A huge taxpayer-backed financial guarantee is among options being considered to break the insurance deadlock delaying the rebuilding of Christchurch, says Earthquake Recovery Minister Gerry Brownlee.

Mr Brownlee has been in Europe since last week meeting international reinsurance companies who give financial backing for private insurers providing cover in Christchurch and elsewhere in New Zealand.

He and a delegation of officials have given them geotechnical information about the land in Christchurch and assured them that new building codes mean they do not face an inordinate risk in covering New Zealand homes.

Labour leader Phil Goff last week urged the Government to investigate whether it should become "the insurer of last resort" to kickstart the repair and rebuilding of Christchurch homes, which he said had stalled because of the unavailability or high cost of insurance for them.


Asked whether the Government would consider that, Mr Brownlee told the Herald: "We haven't closed off any review of a number of options."

Speaking from Monte Carlo yesterday after addressing an annual conference of reinsurers, Mr Brownlee said: "We wouldn't be inactive if it was the difference between the recovery getting under way and nothing happening".

But the "best option" was for reinsurers to resume giving cover, and the Government "would be very cautious about entering a market like that".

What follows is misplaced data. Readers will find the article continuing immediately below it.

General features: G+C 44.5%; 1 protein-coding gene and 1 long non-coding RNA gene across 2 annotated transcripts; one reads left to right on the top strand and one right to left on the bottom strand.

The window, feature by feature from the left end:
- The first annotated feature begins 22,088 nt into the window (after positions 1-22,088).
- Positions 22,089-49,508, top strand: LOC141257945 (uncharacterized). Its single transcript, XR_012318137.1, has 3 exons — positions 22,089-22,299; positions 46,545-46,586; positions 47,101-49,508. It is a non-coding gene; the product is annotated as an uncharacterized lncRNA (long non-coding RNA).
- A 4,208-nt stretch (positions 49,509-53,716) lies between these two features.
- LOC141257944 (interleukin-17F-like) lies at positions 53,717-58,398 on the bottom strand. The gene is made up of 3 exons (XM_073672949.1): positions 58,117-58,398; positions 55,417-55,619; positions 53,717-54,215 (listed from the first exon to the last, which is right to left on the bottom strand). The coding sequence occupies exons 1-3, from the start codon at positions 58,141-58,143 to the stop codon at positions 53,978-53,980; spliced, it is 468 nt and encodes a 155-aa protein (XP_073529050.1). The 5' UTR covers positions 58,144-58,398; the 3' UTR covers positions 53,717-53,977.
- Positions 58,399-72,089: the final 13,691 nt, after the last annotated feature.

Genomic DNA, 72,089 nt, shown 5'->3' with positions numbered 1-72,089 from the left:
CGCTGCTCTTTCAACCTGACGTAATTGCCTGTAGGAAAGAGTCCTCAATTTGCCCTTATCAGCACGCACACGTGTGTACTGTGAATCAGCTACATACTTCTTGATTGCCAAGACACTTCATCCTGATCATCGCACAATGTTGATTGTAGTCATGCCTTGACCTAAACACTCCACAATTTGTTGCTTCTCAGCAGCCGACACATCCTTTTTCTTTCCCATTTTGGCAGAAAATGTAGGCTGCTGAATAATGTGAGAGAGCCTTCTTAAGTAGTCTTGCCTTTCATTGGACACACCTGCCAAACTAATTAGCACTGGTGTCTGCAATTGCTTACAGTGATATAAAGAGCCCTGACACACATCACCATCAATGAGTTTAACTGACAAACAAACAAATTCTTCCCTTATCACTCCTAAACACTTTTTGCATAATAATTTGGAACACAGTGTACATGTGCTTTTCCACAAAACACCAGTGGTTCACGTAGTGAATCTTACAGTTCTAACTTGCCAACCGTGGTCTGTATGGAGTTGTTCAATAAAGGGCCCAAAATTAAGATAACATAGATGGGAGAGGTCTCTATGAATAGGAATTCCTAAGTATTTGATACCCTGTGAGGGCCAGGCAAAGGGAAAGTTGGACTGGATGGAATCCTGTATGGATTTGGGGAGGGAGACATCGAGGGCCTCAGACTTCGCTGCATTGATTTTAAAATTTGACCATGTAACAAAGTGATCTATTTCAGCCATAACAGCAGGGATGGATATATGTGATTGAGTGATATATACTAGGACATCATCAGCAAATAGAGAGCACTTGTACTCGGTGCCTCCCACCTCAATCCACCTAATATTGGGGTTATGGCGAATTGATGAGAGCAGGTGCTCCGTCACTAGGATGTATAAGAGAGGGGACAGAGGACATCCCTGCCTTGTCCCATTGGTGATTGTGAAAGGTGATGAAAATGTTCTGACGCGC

Mr Brownlee reportedly told the conference he was "firmly in the camp of having the private market participate" in insuring Christchurch and that a bigger government role was a "slippery slope".

But he also said: "Even the most extreme right-winger would look for quick solutions."

Mr Goff said yesterday that Mr Brownlee's comments were "interesting, particularly in conjunction with what Chris Ryan of the Insurance Council has been saying - that New Zealanders may not be able to buy insurance cover for earthquakes".

"Is Brownlee softening us up to say his trip has failed? He's assured us in the past that the insurers won't leave town."

Mr Brownlee said the reinsurers were offering cover to the local insurance companies, but the issue was one of price.


It was hoped reinsurance would become more affordable once the frequent tremors that have followed strong quakes in September last year and February and June abated.

Mr Ryan, the Insurance Council chief executive, said his organisation would prefer the Government to stay out of the reinsurance market.

"We are doing everything here as an industry to make sure the reinsurers return," he said.

Government involvement was not necessary.

Another industry source said that through its guarantees, the Government was already the insurer of last resort for the Earthquake Commission and hard-hit private sector insurer AMI.